Killer tips Leading animators tell Julia Sagar how to catapult your career to the next level with a carefully crafted showcase of your artwork
It doesn’t matter how talented an animator you are. If you don’t have a killer portfolio to showcase your skills, that job you’ve dreamed of is unlikely to materialise. But crafting the perfect portfolio or reel is an art itself. So what’s the secret to success? And with thousands of other passionate animators out there, how can you ensure you stand out for the right reasons?
We asked leading animators to share their pro tips on portfolio strategy. Whether you want your digital portfolio to work harder or to make your showreel sing, there are some best-practice tips that can be applied, whatever field you’re targeting.
Golden rule one: know your audience. Who is your portfolio or showreel aimed at, and what do prospective employers, viewers or visitors want to see?
“Whether you’re applying to a games studio, effects studio or a character animation studio, you have to tailor your portfolio to the studio you’re applying to and the type of work you aspire to do,” says Andrew Gordon, a directing animator at Pixar, who’s worked on everything from A Bug’s Life, Monsters, Inc. and Toy Story 3 to Pixar’s Academy Awardnominated short film Presto.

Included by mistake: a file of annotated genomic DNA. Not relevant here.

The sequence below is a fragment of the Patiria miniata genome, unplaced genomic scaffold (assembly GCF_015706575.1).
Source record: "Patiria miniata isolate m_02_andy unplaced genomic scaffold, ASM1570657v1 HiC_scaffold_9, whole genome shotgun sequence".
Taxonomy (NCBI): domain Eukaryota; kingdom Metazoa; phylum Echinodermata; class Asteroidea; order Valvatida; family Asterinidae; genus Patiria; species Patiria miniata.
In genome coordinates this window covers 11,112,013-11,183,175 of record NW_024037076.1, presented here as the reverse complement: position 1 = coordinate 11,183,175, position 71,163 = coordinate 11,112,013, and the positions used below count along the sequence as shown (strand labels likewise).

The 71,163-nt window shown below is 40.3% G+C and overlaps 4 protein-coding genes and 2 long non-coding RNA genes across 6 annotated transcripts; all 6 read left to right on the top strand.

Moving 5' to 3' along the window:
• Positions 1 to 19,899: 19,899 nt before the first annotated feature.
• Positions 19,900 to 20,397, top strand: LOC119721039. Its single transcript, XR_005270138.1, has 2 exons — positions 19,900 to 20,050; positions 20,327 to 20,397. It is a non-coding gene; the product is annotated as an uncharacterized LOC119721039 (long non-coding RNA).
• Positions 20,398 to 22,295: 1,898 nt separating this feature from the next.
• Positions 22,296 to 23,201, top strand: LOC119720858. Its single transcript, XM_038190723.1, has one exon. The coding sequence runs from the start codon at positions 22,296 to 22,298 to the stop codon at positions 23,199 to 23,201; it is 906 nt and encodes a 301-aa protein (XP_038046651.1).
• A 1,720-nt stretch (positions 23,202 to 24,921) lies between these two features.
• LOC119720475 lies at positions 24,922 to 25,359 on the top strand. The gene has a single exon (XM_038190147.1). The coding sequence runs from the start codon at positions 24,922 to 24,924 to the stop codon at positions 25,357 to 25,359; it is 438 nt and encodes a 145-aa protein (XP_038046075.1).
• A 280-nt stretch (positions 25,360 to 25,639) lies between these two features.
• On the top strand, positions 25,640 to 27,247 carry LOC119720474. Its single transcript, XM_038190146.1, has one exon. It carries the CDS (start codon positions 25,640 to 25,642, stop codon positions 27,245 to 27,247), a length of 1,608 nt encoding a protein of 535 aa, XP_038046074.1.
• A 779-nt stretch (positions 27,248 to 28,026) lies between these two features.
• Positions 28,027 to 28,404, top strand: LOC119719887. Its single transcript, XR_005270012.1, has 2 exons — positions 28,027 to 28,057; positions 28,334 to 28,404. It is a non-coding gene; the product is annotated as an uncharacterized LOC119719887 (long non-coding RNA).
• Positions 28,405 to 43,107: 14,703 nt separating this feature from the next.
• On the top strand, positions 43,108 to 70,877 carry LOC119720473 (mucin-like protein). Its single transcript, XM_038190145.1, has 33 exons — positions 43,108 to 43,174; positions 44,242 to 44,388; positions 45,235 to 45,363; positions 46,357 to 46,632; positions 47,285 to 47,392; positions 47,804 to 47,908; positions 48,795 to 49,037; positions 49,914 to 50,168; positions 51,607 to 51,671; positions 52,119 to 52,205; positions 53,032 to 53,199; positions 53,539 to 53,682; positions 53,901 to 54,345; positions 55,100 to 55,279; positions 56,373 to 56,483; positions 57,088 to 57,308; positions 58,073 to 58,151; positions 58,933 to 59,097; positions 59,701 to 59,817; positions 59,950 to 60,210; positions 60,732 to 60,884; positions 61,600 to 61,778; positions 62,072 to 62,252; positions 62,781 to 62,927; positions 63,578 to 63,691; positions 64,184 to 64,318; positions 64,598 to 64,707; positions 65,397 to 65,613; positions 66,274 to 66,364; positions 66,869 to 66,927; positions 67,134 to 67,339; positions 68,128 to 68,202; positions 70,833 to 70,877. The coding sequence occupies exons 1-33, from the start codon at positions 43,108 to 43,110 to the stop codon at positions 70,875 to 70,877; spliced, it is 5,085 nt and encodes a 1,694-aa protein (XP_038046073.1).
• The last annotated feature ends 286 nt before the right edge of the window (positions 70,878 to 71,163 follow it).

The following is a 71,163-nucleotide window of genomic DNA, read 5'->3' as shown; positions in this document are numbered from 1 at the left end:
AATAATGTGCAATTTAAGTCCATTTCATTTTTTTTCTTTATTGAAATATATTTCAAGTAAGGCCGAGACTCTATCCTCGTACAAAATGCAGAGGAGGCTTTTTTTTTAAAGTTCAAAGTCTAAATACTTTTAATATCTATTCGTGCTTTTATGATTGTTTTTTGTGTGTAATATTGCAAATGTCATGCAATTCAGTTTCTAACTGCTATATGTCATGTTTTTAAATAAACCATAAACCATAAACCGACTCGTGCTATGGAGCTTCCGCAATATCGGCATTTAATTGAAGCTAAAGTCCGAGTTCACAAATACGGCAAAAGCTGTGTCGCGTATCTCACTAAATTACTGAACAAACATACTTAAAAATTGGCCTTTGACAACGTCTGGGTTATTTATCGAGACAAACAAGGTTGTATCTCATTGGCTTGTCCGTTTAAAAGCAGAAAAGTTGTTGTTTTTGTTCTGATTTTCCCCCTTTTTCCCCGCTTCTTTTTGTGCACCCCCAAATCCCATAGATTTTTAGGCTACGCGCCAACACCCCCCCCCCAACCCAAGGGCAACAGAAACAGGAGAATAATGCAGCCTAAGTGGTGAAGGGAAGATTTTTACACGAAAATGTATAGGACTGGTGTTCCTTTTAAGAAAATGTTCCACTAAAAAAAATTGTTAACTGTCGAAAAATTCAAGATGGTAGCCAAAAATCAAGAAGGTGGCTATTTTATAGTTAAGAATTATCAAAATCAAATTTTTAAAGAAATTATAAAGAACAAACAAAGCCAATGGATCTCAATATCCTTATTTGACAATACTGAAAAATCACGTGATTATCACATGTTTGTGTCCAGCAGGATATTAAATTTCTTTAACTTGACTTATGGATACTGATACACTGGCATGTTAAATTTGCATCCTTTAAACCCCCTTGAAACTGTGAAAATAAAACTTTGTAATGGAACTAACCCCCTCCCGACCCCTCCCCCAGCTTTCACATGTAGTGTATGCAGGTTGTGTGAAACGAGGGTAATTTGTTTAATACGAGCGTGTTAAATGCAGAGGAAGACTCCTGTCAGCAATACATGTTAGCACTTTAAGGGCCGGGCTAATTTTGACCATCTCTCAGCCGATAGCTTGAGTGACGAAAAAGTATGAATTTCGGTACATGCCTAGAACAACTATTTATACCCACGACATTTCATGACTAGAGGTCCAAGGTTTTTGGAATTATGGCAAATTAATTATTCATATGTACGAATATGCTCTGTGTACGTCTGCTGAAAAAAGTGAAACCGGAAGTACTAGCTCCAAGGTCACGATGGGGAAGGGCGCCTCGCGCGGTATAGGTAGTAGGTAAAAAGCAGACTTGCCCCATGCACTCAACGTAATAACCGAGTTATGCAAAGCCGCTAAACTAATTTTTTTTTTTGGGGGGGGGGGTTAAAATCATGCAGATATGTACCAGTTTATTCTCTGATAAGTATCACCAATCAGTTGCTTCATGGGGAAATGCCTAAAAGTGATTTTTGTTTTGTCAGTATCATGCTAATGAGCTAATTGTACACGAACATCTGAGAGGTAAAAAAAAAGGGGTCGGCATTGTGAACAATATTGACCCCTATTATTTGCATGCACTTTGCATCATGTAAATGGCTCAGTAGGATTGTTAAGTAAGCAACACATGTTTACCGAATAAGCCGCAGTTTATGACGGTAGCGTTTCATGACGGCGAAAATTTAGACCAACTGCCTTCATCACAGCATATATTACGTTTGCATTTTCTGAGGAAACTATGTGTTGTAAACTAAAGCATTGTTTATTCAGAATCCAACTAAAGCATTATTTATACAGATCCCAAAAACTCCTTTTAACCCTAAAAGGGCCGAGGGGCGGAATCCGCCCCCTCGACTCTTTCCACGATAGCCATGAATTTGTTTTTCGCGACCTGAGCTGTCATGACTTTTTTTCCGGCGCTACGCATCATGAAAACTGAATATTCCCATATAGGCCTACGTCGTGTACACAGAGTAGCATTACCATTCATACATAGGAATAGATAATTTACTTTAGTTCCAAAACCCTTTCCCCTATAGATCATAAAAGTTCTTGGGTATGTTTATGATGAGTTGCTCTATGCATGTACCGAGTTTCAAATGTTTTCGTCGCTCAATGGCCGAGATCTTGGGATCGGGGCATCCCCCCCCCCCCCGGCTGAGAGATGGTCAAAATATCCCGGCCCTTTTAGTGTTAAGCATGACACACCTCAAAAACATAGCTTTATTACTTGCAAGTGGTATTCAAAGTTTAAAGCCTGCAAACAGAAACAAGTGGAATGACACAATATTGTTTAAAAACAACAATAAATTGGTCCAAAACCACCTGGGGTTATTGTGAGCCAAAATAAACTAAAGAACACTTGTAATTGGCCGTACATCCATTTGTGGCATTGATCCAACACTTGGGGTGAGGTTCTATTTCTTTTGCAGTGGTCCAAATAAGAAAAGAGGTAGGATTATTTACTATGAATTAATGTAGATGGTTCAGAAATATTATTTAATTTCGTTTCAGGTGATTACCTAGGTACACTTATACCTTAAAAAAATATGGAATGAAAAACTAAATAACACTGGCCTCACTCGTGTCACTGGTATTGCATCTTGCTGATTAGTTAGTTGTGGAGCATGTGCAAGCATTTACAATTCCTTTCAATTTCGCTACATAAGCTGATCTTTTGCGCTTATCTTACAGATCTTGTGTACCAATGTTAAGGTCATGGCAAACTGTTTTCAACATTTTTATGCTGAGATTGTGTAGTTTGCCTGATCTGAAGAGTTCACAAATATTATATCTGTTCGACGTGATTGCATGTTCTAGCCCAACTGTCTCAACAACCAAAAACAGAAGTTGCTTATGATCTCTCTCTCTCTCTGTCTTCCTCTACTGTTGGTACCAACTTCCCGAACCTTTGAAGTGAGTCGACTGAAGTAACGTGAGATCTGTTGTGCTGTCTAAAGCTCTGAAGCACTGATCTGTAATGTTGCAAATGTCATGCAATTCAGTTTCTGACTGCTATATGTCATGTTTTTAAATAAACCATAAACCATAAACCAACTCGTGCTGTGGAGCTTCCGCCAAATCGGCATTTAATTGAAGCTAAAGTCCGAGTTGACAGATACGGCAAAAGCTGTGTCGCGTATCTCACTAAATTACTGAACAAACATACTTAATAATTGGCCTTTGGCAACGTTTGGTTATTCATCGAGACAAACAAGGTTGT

Oscar-nominated animator Aaron Blaise agrees: “Know who you’re interviewing with,” he advises. “If I were looking to get hired at Disney, I wouldn’t show them a reel of Simpsons animation, and vice versa. And if you don’t have the type of work you think a studio is looking for, then it would be in your best interest to do a shot or two in that studio’s particular style.”